Having been denied by Stephen Hendry in his first world final appearance 12 months before, Williams recovered from 15-11 down to defeat John Higgins 17-15 in the semi-finals and get another crack at the trophy. 

However, it was 22-year-old Stevens – in his maiden world championship final – who led 10-6 after the opening day before extending his advantage to 12-6 and 13-7 on day two. 

The tide began to turn at the end of the third session as Williams claimed the final four frames to reduce his arrears to just two at 13-11. In the evening act, he took three of the first four frames to go level at 14-14. 

Despite Stevens making five century breaks during the tie, it was Williams who got to 18 first, completing a career triple crown in the process. 

2005: Shaun Murphy 18-16 Matthew Stevens (from four frames down) 

Stevens experienced a similar sinking feeling in 2005 during his second world final outing as 22-year-old qualifier Shaun Murphy shocked the snooker world. 

In pinching frame 16 on the final pink, Stevens led 10-6 overnight, the exact position he found himself in against Williams five years earlier.  

Murphy – quoted as 150/1 with bookmakers at the start of the event – fought back the next day and went one behind at 11-10. A 40-minute frame 22 may have proved pivotal, as Stevens missed frame ball blue playing it left-handed and Murphy mopped up to draw level. 

Stevens won the final frame of the session to go back in front, but on resumption, world number 48 Murphy levelled with a 107 and then led for the first time since taking the opening frame. 

To Stevens’ credit, he recovered from 15-13 and 16-14 down to draw level, but Murphy continued to deliver his attacking approach under the most extreme of pressure, producing breaks of 97 and 83 in the final two frames to become just the second qualifier in Crucible history to lift the trophy.

Credit: Getty Images/Gareth CopleyCredit: Getty Images/Gareth Copley
Credit: Getty Images/Gareth Copley | Getty Images/Gareth Copley

2014: Mark Selby 18-14 Ronnie O’Sullivan (from five frames down) 

To date, Mark Selby is the only player to have defeated Ronnie O’Sullivan in a world championship final after he denied ‘The Rocket’ a third consecutive world crown in an epic 2014 title decider.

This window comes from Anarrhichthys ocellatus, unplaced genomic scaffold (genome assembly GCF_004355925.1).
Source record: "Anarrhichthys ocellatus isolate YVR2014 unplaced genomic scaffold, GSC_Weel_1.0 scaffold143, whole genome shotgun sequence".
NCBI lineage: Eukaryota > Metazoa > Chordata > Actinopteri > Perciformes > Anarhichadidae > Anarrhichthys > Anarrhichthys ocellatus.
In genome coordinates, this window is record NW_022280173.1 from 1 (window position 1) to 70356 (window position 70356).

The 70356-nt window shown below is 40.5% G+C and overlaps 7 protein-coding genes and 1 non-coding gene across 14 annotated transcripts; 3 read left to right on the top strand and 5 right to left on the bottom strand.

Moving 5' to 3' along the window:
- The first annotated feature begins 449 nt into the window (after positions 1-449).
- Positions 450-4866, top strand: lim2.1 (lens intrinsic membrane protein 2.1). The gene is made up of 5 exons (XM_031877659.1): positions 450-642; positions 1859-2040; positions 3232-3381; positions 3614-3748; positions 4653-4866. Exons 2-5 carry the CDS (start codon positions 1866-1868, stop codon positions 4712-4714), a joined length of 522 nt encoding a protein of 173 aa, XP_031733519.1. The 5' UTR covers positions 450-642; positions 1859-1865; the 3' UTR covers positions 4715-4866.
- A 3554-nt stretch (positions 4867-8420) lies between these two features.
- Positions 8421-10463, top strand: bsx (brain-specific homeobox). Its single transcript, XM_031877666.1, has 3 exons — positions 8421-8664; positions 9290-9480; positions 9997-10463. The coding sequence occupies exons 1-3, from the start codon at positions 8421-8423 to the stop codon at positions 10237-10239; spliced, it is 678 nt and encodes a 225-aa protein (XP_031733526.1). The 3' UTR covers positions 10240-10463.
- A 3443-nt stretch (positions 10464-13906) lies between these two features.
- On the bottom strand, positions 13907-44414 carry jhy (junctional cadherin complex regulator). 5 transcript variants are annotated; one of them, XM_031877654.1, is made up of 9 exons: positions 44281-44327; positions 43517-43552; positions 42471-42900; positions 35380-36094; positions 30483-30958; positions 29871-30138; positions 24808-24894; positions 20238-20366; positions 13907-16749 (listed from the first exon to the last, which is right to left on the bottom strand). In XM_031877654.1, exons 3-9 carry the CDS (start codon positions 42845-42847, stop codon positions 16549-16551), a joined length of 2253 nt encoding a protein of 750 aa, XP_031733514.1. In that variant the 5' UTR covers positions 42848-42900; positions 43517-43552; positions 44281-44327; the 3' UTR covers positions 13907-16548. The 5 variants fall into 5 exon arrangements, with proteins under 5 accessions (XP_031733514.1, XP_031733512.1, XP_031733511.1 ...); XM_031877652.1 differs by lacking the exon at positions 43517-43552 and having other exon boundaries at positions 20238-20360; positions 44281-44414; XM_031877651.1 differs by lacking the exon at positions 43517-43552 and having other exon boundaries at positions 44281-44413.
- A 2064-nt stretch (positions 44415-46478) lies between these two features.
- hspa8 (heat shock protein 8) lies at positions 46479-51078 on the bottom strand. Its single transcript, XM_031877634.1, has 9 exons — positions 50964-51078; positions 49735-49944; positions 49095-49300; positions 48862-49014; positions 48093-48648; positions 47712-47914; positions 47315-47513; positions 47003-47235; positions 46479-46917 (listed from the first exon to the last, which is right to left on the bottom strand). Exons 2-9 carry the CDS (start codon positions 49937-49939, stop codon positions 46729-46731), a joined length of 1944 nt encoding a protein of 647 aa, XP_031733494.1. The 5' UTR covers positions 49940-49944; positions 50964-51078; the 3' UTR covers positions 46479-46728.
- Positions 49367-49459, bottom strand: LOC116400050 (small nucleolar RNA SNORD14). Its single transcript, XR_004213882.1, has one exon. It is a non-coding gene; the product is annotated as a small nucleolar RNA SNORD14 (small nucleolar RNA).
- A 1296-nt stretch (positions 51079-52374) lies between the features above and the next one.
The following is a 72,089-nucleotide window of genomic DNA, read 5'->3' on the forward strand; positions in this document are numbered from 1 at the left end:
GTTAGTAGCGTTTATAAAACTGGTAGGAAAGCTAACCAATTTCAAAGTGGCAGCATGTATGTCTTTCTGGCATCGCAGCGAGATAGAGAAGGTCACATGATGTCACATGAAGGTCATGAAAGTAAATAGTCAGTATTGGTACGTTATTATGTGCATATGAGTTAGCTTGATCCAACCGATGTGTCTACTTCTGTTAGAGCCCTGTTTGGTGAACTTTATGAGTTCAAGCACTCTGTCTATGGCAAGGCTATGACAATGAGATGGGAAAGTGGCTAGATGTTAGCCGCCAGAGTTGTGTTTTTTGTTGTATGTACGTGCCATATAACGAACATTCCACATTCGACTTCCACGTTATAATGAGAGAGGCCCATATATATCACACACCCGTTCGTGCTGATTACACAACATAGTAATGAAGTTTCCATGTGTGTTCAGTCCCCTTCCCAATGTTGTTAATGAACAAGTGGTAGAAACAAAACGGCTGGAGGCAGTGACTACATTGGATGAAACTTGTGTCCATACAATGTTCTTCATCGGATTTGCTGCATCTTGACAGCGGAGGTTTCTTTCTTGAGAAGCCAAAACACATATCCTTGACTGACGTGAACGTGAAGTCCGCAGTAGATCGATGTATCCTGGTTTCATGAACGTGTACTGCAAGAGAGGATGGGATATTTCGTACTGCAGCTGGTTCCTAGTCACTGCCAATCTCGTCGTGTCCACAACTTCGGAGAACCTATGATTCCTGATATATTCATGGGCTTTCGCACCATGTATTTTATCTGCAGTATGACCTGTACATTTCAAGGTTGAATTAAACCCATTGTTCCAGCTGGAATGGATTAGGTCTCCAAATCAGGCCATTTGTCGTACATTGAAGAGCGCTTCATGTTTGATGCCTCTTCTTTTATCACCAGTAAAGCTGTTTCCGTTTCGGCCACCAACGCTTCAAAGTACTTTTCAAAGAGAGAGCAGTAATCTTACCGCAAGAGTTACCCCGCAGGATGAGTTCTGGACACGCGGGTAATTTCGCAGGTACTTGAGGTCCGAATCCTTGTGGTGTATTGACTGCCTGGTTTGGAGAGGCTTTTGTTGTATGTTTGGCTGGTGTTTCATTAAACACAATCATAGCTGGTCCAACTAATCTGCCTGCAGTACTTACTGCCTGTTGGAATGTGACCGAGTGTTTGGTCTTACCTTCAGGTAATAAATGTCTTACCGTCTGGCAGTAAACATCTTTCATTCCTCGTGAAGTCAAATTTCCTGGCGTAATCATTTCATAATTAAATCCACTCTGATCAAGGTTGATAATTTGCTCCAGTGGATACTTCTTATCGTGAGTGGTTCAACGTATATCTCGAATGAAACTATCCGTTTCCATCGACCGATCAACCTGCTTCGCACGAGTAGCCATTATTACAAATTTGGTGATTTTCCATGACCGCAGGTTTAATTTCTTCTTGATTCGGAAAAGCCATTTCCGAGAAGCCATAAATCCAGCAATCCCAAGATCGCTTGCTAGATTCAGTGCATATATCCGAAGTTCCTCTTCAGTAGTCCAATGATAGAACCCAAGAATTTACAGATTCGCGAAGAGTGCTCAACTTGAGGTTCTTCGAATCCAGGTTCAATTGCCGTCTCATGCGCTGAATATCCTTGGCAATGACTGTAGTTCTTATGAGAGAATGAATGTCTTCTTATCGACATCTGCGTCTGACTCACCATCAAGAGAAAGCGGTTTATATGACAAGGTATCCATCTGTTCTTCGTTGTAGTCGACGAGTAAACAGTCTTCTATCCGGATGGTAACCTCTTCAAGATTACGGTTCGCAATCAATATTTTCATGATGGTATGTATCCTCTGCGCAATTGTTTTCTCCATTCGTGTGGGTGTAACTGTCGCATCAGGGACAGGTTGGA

Selby already had previous form in stopping O’Sullivan collecting silverware; at both the 2008 Welsh Open and the 2010 Masters he came back from three down with four to play. 

On a 14-match Crucible winning streak, O’Sullivan won the opening session 5-3 and inflicted further damage in the evening as he went 10-5 ahead. The turning point was frame 16, as O’Sullivan missed a black off its spot having been distracted by his tip. Selby pounced, taking that frame and the final one of the day to go three behind at 10-7. 

Having made only three half-centuries during day one – with a highest of 62 – Selby compiled just as many in the opening three frames of day two as he caught O’Sullivan before nudging ahead. 

O’Sullivan levelled, but memorably missed a simple pink in frame 23 to take a lead going into the final session, a position that Selby acquired by potting the final two balls. 

In the closing session, Selby went three clear at 15-12, although O’Sullivan came back to within one. However – despite having not been at his best – Selby upped his game when it mattered most, making breaks of 127, 87 and a title-winning clearance of 35 on the black to secure his maiden world championship glory. 

2017: Mark Selby 18-15 John Higgins (from six frames down) 

Selby was at it once again three years later, coming from even further behind to deny another multiple-time world champion in John Higgins. 

The Scot was in control after the first session at 6-2 up, a lead he bettered in the evening session to 10-4. But just like he did against O’Sullivan, Selby finished day one on a positive note, scoring strong as he chalked up the final three frames to trail 10-7. 

That late-night momentum was brought into the final day as Selby made it 10-9. Higgins stopped the rot with frame 20, but ‘The Jester from Leicester’ went on his second five-frame winning streak of tie to go 14-11 up. It meant he had won 10 of the last 11 frames. 

Roles began to reverse in the evening as Higgins won three frames from 16-12 down, although Selby responded in supreme style with breaks of 131 and 75 to defend the title and claim a hat-trick of world crowns in just four years.